Cairo: Veiled female cabin crews of Egypt’s national carrier, EgyptAir, were on Sunday allowed to serve on flights for the first time in the airline’s history amid secularists’ allegations that Islamists are seeking to reshape the country’s identity.
The stewards appeared wearing the Islamic headscarves or the hijab on the airline’s flights bound to Arab countries. Attendants on other flights, operated by the 80-year-old carrier, will be allowed to wear the hijab later this month when the airline takes delivery of distinct uniform headscarves, according to officials.
“Allowing women stewards to wear the hijab was in response to their wish. The company will not make it obligatory for other stewards to put it on,” said Abdul Aziz Fadel, deputy chairman of the EgyptAir Holding Company.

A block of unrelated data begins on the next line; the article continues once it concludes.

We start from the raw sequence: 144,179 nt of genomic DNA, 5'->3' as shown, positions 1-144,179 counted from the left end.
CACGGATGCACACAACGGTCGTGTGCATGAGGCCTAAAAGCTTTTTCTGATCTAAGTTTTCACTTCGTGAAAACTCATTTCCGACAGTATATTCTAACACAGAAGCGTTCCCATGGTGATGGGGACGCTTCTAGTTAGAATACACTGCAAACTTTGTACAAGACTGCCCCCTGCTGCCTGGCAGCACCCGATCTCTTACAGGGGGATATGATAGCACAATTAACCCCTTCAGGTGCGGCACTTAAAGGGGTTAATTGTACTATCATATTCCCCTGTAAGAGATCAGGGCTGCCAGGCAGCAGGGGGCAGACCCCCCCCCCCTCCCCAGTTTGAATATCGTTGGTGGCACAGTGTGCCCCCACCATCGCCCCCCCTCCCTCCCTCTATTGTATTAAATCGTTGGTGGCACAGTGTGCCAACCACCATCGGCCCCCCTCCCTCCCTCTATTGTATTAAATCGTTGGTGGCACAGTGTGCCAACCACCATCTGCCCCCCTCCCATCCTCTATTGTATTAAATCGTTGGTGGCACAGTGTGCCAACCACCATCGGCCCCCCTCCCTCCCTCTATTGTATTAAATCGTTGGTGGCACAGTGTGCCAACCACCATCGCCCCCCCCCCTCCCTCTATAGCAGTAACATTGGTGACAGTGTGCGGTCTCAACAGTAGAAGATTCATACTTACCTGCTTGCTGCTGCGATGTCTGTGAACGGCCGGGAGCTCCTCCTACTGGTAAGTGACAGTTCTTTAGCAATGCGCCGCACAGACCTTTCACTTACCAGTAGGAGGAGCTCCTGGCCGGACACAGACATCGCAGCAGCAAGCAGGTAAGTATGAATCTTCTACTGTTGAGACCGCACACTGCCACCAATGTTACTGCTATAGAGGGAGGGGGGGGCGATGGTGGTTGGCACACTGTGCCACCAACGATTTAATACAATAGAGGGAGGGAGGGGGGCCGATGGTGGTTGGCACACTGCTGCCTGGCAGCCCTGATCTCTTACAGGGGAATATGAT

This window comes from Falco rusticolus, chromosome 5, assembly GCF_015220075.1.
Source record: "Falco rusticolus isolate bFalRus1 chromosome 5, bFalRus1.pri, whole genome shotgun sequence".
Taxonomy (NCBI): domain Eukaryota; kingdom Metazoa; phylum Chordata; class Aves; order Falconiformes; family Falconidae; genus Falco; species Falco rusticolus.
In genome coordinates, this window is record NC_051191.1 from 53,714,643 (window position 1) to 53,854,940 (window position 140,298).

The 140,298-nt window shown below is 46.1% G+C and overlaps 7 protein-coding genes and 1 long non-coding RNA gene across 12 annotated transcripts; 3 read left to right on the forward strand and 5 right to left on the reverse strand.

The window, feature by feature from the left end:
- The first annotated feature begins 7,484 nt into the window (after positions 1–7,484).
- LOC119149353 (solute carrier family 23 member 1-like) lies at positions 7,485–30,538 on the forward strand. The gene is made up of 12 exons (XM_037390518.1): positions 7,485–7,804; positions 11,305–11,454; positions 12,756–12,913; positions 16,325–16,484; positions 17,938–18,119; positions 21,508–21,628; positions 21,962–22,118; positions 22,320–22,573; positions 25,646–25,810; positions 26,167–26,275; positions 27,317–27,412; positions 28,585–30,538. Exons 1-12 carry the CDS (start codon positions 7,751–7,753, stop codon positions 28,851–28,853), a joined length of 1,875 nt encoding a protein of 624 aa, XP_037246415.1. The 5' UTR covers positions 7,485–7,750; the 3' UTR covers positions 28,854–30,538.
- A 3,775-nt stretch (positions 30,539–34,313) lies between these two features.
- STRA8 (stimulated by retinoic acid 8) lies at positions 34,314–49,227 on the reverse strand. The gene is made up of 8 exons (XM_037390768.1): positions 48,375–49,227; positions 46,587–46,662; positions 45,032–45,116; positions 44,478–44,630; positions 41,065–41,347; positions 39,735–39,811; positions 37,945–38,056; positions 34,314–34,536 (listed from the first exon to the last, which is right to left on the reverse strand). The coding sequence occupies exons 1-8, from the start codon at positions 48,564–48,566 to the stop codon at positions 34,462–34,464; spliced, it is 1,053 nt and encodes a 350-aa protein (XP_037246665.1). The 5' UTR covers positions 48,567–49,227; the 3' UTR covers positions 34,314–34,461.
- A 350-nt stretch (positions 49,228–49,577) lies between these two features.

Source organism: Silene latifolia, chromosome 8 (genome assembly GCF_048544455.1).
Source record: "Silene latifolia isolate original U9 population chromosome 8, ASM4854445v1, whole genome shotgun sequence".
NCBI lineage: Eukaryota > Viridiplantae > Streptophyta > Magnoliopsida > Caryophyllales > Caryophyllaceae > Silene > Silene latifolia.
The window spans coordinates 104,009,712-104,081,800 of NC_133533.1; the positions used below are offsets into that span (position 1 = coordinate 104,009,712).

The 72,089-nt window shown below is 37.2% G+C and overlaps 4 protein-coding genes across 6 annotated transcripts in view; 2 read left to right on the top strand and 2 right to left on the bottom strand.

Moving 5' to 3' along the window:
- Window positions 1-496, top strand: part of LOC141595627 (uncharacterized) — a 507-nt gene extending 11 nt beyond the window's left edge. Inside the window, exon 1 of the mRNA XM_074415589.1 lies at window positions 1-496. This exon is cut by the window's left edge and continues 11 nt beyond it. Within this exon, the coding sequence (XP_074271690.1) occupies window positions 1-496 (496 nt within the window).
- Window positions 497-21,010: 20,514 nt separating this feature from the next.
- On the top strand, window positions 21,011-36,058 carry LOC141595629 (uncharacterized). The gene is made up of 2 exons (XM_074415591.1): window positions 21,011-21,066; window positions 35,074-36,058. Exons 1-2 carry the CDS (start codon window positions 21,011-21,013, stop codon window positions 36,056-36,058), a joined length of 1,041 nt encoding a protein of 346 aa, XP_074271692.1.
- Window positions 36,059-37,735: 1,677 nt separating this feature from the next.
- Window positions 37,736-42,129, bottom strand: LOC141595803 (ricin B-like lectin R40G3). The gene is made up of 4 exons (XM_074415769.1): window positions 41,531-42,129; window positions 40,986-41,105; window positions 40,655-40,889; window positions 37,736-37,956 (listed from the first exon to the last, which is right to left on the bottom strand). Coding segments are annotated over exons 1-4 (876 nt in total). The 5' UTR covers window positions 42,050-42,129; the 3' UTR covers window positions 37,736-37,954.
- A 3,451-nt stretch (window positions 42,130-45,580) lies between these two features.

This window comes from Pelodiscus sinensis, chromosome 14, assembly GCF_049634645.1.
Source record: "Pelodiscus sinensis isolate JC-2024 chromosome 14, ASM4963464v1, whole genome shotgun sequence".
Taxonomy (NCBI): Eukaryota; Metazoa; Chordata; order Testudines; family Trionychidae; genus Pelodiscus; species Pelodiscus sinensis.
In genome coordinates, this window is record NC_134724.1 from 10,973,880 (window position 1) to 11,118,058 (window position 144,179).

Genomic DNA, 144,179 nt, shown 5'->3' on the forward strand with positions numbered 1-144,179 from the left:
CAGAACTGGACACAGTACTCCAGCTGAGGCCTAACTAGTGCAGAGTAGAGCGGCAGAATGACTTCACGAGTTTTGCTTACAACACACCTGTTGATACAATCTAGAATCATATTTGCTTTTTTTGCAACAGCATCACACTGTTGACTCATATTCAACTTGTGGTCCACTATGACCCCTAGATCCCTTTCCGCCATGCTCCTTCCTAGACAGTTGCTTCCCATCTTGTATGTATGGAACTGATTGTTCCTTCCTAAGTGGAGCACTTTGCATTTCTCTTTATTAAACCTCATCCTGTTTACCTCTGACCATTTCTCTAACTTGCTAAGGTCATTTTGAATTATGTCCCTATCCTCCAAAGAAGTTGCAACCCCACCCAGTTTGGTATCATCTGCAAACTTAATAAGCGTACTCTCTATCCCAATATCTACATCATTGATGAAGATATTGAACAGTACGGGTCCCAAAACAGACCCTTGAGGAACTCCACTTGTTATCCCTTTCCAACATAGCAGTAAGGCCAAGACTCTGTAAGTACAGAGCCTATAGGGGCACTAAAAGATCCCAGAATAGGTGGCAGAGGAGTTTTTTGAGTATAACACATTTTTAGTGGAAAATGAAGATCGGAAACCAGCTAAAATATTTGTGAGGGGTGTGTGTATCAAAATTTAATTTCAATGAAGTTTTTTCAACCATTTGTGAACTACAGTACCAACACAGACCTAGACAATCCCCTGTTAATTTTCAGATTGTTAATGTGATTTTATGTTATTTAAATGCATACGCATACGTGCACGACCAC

“The new uniform ordered by the company for the veil-wearing stewards will not affect their performance in serving passengers,” he added.
More than two months ago, the first veiled anchorwoman appeared on Egyptian state television, ending a decades-long ban.
Opponents say the moves are part of a purported plan by President Mohammad Mursi’s Muslim Brotherhood to Islamise Egypt.
Mursi is Egypt’s first elected president who took office in June amid fears of the country’s liberals and minority Christians about freedoms.
Formerly banned Islamists have taken the centre-stage of Egypt’s politics after a popular uprising toppled long-standing president Hosni Mubarak in February last year.